The CBI’s regular roundup of the key economic indicators.
With inflation rising above the Bank of England’s expectations, the Monetary Policy Committee raised rates to 0.5% - the first increase in a decade.
The Bank of England’s Monetary Policy Committee voted 7-2 to raise the Bank rate by 25 basis points to 0.5% in its November meeting, marking the first increase in interest rates since July 2007.
The key judgement behind the decision is greater pessimism among the MPC on the economy’s supply potential: with years of persistently weak productivity growth meaning that the economy’s ability to grow without generating inflationary pressure has fallen. Therefore, even with the modest economic growth that the Bank are expecting, they still forecast inflation to remain above target in three years. This suggests that, going forward, rates could rise at a faster pace than financial markets currently expect (markets are pricing in around two rate rises over the next three years).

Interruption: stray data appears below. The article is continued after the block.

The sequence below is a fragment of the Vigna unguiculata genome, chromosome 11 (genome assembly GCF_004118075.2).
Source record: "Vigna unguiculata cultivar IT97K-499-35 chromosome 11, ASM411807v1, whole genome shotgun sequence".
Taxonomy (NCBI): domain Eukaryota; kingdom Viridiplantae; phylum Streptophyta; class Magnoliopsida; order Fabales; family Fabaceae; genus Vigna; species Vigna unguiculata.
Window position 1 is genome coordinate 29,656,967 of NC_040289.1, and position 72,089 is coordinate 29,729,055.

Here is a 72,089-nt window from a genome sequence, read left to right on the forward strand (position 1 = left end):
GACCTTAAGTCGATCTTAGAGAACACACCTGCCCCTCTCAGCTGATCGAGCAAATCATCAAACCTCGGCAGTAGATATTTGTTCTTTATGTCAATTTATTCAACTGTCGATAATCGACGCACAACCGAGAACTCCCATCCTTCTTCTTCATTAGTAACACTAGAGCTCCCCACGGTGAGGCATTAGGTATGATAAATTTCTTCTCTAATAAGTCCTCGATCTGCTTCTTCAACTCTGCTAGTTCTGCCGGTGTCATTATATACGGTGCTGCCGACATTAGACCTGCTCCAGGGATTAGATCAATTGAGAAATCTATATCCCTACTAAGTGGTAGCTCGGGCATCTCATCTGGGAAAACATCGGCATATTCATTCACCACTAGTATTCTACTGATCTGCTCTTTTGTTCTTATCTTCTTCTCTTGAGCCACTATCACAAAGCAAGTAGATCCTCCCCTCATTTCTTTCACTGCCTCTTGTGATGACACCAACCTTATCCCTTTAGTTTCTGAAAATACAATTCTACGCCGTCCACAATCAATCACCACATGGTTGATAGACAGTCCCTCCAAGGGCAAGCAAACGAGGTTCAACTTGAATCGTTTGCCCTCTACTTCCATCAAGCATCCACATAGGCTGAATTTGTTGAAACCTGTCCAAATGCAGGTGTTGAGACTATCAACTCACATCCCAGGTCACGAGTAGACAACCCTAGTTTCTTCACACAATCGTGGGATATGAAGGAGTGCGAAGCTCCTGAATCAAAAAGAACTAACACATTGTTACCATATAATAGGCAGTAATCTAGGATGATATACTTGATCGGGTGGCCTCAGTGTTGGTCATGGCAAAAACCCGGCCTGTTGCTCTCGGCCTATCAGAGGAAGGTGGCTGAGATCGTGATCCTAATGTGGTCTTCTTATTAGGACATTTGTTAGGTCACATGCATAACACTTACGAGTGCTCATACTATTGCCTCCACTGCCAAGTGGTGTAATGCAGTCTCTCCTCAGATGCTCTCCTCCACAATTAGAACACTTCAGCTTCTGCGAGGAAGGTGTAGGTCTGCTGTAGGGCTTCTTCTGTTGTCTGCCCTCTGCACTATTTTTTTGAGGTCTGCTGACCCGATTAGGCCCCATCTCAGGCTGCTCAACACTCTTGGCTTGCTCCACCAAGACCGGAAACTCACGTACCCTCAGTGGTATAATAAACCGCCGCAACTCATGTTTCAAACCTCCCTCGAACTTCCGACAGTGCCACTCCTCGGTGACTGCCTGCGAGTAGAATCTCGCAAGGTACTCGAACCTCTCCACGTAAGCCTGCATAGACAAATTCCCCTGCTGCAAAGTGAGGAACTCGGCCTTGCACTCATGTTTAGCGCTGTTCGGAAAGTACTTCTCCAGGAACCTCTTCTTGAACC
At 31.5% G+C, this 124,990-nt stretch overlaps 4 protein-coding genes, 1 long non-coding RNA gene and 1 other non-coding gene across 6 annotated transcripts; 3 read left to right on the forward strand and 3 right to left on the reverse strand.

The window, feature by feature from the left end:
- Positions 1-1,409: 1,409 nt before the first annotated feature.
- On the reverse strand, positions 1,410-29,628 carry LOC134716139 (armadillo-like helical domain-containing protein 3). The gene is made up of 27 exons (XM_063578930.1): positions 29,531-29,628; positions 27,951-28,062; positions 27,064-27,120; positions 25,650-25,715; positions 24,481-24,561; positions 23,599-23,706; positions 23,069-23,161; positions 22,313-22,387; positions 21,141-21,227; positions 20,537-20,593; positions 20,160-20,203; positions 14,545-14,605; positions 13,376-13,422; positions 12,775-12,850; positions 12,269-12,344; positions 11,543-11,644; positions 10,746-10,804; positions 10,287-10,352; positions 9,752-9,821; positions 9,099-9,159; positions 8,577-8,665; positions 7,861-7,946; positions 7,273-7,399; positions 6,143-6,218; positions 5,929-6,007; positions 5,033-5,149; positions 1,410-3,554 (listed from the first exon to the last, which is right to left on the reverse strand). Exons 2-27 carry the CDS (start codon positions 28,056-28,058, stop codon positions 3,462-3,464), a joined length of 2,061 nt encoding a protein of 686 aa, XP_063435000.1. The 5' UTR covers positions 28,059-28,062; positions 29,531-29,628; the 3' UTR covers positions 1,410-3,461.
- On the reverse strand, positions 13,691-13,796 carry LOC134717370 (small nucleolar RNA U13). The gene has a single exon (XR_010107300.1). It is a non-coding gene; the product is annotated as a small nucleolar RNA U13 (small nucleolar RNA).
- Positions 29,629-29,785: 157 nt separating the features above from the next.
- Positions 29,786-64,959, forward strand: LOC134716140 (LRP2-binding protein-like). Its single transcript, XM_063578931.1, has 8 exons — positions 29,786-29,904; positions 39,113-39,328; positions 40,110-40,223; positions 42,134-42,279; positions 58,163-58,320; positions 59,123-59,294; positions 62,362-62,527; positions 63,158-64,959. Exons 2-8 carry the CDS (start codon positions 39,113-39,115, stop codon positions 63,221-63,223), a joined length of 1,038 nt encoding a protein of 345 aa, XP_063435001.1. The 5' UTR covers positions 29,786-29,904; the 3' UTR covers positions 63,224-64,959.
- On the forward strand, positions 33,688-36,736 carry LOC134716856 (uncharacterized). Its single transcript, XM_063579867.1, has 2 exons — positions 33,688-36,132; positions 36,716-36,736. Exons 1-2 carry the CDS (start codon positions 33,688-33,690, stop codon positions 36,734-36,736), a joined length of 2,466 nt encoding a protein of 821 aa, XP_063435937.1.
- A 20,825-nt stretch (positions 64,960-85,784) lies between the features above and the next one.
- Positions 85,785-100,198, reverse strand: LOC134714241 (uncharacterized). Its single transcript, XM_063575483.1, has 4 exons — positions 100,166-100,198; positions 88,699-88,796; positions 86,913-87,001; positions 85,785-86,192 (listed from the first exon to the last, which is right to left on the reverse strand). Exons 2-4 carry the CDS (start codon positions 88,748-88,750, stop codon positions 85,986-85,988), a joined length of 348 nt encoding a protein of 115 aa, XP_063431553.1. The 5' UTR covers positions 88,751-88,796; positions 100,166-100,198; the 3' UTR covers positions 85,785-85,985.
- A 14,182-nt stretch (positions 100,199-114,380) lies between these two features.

In the CBI’s latest SME Trends survey, SME manufacturers saw optimism deteriorate slightly for the first time in a year. While new orders rose firmly, output growth eased over the past three months. But while firms still expect to cut back on investment in buildings and plant & machinery, investment intentions for the year ahead haven’t deteriorated materially further and remain above their long-run averages. There are however signs that capacity pressures are biting hard, with the proportion of firms working below capacity falling to its lowest since April 1989. In addition, the number of firms citing labour shortages as a limiting factor on investment rose to its highest on record (since October 1988).
Meanwhile, IHS Markit’s composite PMI rose to 55.8 in October, from 54.1 in September. The reading was the strongest since April 2017 and comfortably above the average for Q3 (54.1). The improvement was driven by the services sector PMI (which rose to 55.6, up from 53.6 in September), supported by rising order books and resilient client demand. The manufacturing PMI also edged slightly higher (to 56.3 in October from 56.0 in September), as manufacturing companies benefitted from strong domestic market conditions and rising inflows of new export business. The construction PMI also returned to expansion territory, inching up to 50.8 in October from 48.1 in September, though this still indicates a marginal rise in overall construction output after a marked softening in conditions over the summer months. Meanwhile, the CBI’s growth indicator pointed to steady growth in the three months to October (+11%), with a similar pace of growth expected over the next three months (+12%).
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